50

0.0983

0.0166

0.2472

0.1165

0.3015

0.1579

0.5014

0.3966

100

0.0662

0.0076

0.1729

0.0549

0.2502

0.0977

0.4650

0.3229

1000

0.0165

0.0005

0.0343

0.0032

0.1703

0.0538

0.3290

0.2001

\(\lambda =1.5\)

ML

30

0.2251

0.0862

0.2433

0.1127

0.3415

0.1929

0.2337

0.0643

50

0.1733

0.0493

0.1903

0.0682

0.3088

0.1474

0.2268

0.0639

100

0.1178

0.0223

0.1304

0.0266

0.2654

0.1097

0.2089

0.0585

1000

0.0385

0.0023

0.0431

0.0029

0.1632

0.0440

0.1357

0.0293

WLS

30

0.2586

0.1177

0.2996

0.2118

0.4908

0.5281

0.3477

0.2213

50

0.1948

0.0689

0.2265

0.1238

0.4366

0.3930

0.3202

0.1739

100

0.1276

0.0277

0.1437

0.0401

0.3306

0.1847

0.2588

0.0991

1000

0.0398

0.0025

0.0459

0.0034

0.1888

0.0546

0.1530

0.0343

LS

30

0.2547

0.1047

0.2859

0.1587

0.7485

1.0383

0.5199

0.4485

50

0.1942

0.0616

0.2226

0.0901

0.6971

0.8684

0.5079

0.4217

100

0.1378

0.0305

0.1566

0.0409

0.5153

0.4557

0.4128

0.2737

1000

0.0370

0.0025

0.0408

0.0034

0.4361

0.2897

0.3325

0.1615

As can be clearly seen from Table 1, when the sample size increases, for all values of the parameters, both Bias and MSE values decreases. This shows that the estimates are precise and accurate and hence consistent and unbiased. This is an expected result for the ML estimators, since ML estimators are asymptotically unbiased estimators. The simulation results also show that the other estimators have the same characteristics. Besides, by Table 1, we can say that the ML estimators outperform both the LS and the WLS estimators with smaller MSE values.

Application to real data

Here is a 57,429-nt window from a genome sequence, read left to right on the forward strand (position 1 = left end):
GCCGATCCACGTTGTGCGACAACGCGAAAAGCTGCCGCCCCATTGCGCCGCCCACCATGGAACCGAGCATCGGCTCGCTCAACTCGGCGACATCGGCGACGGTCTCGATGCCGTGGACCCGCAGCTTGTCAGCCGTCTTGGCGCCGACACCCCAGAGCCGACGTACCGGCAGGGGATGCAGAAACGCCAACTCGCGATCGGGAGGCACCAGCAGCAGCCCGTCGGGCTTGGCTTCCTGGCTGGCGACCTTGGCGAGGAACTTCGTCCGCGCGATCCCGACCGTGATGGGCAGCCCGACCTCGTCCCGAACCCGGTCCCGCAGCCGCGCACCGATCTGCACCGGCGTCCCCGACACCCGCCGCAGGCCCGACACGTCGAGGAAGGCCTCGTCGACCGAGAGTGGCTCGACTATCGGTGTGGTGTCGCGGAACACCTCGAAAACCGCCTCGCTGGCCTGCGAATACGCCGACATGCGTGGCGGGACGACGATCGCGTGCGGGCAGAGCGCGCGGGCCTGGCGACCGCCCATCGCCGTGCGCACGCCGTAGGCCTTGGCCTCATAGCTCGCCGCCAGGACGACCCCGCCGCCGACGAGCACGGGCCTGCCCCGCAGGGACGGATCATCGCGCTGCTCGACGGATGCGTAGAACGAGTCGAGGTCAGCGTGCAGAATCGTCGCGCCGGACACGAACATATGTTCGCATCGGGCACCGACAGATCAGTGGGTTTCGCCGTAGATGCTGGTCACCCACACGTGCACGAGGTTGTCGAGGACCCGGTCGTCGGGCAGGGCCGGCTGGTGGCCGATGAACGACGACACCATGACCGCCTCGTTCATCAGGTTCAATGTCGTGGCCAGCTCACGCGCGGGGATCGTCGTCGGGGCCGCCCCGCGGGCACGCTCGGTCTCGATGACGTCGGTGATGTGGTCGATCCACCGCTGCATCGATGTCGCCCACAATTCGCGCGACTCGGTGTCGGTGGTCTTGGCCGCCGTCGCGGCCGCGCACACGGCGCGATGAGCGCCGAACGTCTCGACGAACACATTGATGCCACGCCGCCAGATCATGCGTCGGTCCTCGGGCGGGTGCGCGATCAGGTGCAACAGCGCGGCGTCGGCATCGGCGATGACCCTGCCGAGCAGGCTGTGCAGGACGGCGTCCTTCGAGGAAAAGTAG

In this section, to illustrate the modeling behavior of the TWE distribution on a real-life dataset , we analyze the turtle dataset, which is a popular circular dataset. This dataset contains the orientations of 76 turtles laying their eggs [6]. We obtain the maximum likelihood estimation of the parameters \(\lambda \) and \(\Lambda \) by using the “mle” subroutine in the package ‘stats4’ (version 3.4.3) of R. Note that when applying the mle subroutine, the parameter ranges should be selected as wide as possible to avoid local maxima. We also refer the advanced readers to an R package ‘wrapped’, introduced by Nadarajah and Zhang [15], for further computation in wrapped distributions.

For the turtle dataset, the ML estimation of the parameters and the corresponding mean direction and the resultant length are obtained as given in Table 2, when the dataset is modeled by the TWE distribution.
Table 2

ML estimates for turtle data

\({\widehat{\lambda }}\)

\({\widehat{\Lambda }}\)

Mean direction

Res. length

0.7475

\(-\) 0.9513

1.49 \((\sim 85.1)\)°

0.4978

This dataset was recently used by Joshi and Jose [7] as an application of the wrapped Lindley \(\left( {\mathcal {WL}}\right) \) distribution. In order to make a comparison, maximized log likelihood values (L), Akaike information criterion (AIC), Kolmogorov–Smirnov with p values (KS) and Watson’s \(U^{2} \, (\hbox {W}^{2})\) statistics values for the TWE, WE and \({\mathcal {WL}}\) distributions are given in Table 3.